Bornmann, L., & Daniel, H-D. (2007). What do we know about the h index? Journal of the American Society for Information Science and Technology.

Bornmann, L., & Daniel, H-D. (2005). Does the h-index for ranking of scientists really work? Scientometrics, 65(3), 391-392.

Cronin, B. (1984). The citation process: The role and significance of citations in scientific communication. London: Taylor Graham.

Cronin, B., & Meho, L. (2006). Using the h-index to rank influential information scientists. Journal of the American Society for Information Science and Technology, 57(9), 1275-1278.

Egghe, L. (2006). An improvement of the h-index: the g-index. ISSI Newsletter 2(1) 8–9.

Garfield, E. (2006). The history and meaning of the journal impact factor. JAMA-Journal of the American Medical Association, 295(1), 90-93.

Garfield, E. (1996). How can impact factors be improved? British Medical Journal, 313 (7054), 411-413.

Glänzel, W. (1996). The needs for standards in bibliometric research and technology. Scientometrics, 35(2), 167-176.

Harnad, S., & Brody, T. (2004). Comparing the impact of open access (OA) vs. non-OA articles in the same journals. D-Lib Magazine, 10(6). Retrieved on April 27, 2006 from http://www.dlib.org/dlib/june04/harnad/06harnad.html.

Hirsch, J. E. (2005). An index to quantify an individual’s scientific research output. Proceedings of the National Academy of Sciences of the United States of America, 102(46), 16569-16572. Retrieved February 15, 2006, from http://www.pnas.org/cgi/reprint/102/46/16569.

Holden, G., Rosenberg, G., & Barker, K. (2005). Bibliometrics: A potential decision making aid in hiring, reappointment, tenure and promotion decisions. Social Work in Health Care, 41(3-4), 67-92.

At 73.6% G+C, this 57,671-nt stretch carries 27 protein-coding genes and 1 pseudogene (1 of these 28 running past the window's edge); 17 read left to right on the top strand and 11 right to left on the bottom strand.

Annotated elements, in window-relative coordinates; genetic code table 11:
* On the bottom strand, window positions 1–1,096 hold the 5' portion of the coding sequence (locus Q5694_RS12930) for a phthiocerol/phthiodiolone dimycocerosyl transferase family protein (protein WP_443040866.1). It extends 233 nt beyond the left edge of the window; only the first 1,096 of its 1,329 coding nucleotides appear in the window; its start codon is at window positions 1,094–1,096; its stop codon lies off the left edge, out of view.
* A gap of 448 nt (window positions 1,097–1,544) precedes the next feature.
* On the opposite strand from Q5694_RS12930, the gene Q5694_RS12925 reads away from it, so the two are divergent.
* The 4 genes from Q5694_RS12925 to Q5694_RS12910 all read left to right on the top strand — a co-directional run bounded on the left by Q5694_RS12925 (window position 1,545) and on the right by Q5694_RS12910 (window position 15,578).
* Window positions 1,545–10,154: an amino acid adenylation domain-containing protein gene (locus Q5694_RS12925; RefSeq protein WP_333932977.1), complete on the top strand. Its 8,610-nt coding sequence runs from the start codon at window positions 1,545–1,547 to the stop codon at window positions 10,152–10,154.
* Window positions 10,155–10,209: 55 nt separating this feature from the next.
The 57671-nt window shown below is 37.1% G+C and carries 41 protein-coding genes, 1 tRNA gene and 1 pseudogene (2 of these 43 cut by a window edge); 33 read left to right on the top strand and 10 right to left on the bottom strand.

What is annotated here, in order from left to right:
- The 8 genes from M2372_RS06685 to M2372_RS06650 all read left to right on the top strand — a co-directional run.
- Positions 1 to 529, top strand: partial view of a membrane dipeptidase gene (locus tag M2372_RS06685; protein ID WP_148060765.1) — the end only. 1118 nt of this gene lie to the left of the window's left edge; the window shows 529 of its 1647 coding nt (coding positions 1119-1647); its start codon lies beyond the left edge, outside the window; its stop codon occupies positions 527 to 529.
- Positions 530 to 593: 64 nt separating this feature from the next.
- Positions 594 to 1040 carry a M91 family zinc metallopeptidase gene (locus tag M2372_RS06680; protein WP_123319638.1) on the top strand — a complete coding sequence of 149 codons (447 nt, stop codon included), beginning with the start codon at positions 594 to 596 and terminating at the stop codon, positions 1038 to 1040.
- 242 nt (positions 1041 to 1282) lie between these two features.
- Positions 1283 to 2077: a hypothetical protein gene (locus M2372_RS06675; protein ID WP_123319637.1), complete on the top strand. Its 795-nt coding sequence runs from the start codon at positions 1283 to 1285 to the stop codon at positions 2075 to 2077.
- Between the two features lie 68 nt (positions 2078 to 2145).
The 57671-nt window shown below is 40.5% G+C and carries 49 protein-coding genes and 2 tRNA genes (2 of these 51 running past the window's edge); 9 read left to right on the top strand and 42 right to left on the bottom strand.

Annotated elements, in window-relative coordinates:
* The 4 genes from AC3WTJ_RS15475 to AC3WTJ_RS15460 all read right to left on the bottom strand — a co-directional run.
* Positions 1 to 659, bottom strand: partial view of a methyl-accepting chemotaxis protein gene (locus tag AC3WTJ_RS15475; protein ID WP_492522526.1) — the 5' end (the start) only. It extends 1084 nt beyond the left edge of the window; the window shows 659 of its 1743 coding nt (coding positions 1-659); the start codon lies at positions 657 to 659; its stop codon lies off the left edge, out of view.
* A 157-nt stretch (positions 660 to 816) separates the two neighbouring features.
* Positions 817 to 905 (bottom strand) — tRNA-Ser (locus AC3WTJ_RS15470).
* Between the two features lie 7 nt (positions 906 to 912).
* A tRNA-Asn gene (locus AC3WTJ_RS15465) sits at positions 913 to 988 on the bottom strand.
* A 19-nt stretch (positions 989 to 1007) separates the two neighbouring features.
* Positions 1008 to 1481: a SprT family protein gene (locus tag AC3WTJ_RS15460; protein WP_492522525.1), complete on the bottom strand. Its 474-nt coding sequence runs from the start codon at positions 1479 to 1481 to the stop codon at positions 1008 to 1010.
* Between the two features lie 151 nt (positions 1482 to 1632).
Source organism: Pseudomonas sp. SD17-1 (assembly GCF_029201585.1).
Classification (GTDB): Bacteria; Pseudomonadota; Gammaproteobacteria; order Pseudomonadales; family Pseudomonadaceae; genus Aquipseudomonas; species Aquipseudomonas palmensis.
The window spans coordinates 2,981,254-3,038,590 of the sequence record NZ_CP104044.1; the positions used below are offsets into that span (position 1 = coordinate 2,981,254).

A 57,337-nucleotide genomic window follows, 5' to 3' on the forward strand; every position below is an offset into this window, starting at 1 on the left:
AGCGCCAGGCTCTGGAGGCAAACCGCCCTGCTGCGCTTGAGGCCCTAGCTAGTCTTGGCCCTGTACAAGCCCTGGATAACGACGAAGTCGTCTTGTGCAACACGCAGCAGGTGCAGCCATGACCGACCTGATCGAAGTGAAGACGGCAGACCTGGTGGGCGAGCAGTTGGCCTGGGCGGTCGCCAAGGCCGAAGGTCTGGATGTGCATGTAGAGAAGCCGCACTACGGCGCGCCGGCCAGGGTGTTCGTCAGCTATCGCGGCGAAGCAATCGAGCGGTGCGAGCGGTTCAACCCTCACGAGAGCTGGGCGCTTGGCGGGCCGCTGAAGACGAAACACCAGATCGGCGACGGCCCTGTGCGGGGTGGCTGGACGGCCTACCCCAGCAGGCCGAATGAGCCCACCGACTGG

Holmes, A., & Oppenheim, C. (2001). Use of citation analysis to predict the outcome of the 2001 Research Assessment Exercise for Unit of Assessment (UoA) 61: Library and Information Management. Information Research, 6(2). Retrieved September 15, 2006, from http://informationr.net/ir/6-2/paper103.html.

Jacsó, P. (2006). Deflated, inflated and phantom citation counts. Online Information Review, 30(3), 297-309.

Jacsó, P. (2005). As we may search—comparison of major features of the Web of Science, Scopus, and Google Scholar citation-based and citation-enhanced databases. Current Science, 89(9), 1537-1547. Retrieved March 15, 2006, from http://www.ias.ac.in/currsci/nov102005/1537.pdf.

Kostoff, R. N. (1996). Performance measures for government-sponsored research: Overview and background. Scientometrics, 36(3), 281-292.

Lawrence, S., et al. (1999). Digital libraries and autonomous citation indexing. Computer 32(6), 67–71.

MacRoberts, M. H., & MacRoberts, B. R. (1996). Problems of citation analysis. Scientometrics, 36(3), 435-444.

Martin, B. R. (1996). The use of multiple indicators in the assessment of basic research. Scientometrics, 36(3), 343-362.